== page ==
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Comparison of the regulatory requirements for custom-made medical devices using 3D printing in Europe, the United States, and Australia

  • Ann-Kathrin Carl ORCID logo EMAIL logo and David Hochmann


Additive manufacturing (AM) has continuously grown in recent decades. Enhanced quality, further development of technology, and fall in prices make AM applicable and capable for various industrial applications, also for the manufacture of medical devices. 3D printing offers the possibility for an unprecedented adaptation to the anatomy of each patient, generating medical devices on a case-by-case basis. In many jurisdictions, custom-made devices qualify for an exemption to pre-market approval standards. This regulation is called into question by new technologies, like AM. Therefore, this article compares the current regulatory requirements for custom-made devices in Europe, the United States, and Australia and discusses the impact on 3D printed devices. It concludes that not all jurisdictions have yet adjusted their regulatory framework for custom-made devices to technological advances. Remaining uncertainties must be eliminated in order to help manufacturers comply with the regulatory requirements, emphasizing key aspects of AM.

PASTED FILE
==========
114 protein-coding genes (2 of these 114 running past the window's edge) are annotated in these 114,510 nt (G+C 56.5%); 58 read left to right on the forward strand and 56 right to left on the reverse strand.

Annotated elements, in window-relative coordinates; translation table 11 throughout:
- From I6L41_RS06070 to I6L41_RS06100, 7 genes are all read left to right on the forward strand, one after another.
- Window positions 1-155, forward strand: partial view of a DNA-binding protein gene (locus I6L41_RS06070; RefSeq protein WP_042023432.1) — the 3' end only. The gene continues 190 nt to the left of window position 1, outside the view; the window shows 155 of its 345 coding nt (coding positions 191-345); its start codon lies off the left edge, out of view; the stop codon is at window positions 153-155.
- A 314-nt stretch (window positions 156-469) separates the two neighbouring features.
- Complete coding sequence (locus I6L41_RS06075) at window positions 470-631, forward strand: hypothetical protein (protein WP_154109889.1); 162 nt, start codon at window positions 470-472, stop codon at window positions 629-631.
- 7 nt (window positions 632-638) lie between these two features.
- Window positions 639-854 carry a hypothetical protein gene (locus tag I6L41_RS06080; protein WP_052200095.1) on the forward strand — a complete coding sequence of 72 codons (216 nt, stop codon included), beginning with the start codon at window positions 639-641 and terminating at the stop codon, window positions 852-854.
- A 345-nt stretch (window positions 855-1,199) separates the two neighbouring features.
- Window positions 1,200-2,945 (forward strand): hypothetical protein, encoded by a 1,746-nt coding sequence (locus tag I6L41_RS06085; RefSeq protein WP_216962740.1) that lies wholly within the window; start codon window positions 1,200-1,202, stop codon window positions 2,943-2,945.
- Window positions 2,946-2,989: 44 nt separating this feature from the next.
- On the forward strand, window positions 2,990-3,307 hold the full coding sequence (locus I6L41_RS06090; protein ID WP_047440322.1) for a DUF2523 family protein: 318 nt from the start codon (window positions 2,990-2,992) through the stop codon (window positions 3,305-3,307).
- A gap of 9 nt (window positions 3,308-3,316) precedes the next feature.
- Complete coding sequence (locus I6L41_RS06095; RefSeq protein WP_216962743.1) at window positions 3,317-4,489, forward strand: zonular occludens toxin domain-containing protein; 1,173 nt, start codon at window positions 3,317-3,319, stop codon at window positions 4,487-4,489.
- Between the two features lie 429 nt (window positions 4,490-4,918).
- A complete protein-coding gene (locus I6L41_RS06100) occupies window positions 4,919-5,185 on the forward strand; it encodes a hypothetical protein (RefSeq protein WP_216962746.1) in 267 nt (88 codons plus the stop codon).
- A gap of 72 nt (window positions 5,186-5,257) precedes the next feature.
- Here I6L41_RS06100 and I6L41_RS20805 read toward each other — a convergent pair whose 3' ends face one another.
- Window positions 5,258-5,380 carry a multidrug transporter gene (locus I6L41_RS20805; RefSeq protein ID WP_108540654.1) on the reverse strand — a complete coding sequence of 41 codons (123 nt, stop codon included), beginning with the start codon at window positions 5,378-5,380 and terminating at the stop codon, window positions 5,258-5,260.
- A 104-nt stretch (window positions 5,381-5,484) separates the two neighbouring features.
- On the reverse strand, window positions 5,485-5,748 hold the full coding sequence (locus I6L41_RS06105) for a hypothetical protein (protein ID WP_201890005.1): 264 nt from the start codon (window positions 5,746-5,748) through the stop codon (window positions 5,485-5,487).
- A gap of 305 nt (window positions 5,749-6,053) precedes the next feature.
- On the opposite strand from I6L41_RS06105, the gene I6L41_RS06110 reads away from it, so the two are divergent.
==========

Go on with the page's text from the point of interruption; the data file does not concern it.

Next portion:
Corresponding author: Ann-Kathrin Carl, Biomechatronics Research Laboratory, FH Münster University of Applied Sciences, Steinfurt, Germany, E-mail:

  1. Research funding: None declared.

  2. Author contribution: All authors have accepted responsibility for the entire content of this manuscript and approved its submission.

  3. Competing interests: Authors state no conflict of interest.

  4. Informed consent: Not applicable.

  5. Ethical approval: Not applicable.


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Received: 2021-08-16
Revised: 2022-01-10
Accepted: 2022-03-01
Published Online: 2022-03-16
Published in Print: 2022-04-26

© 2022 Walter de Gruyter GmbH, Berlin/Boston

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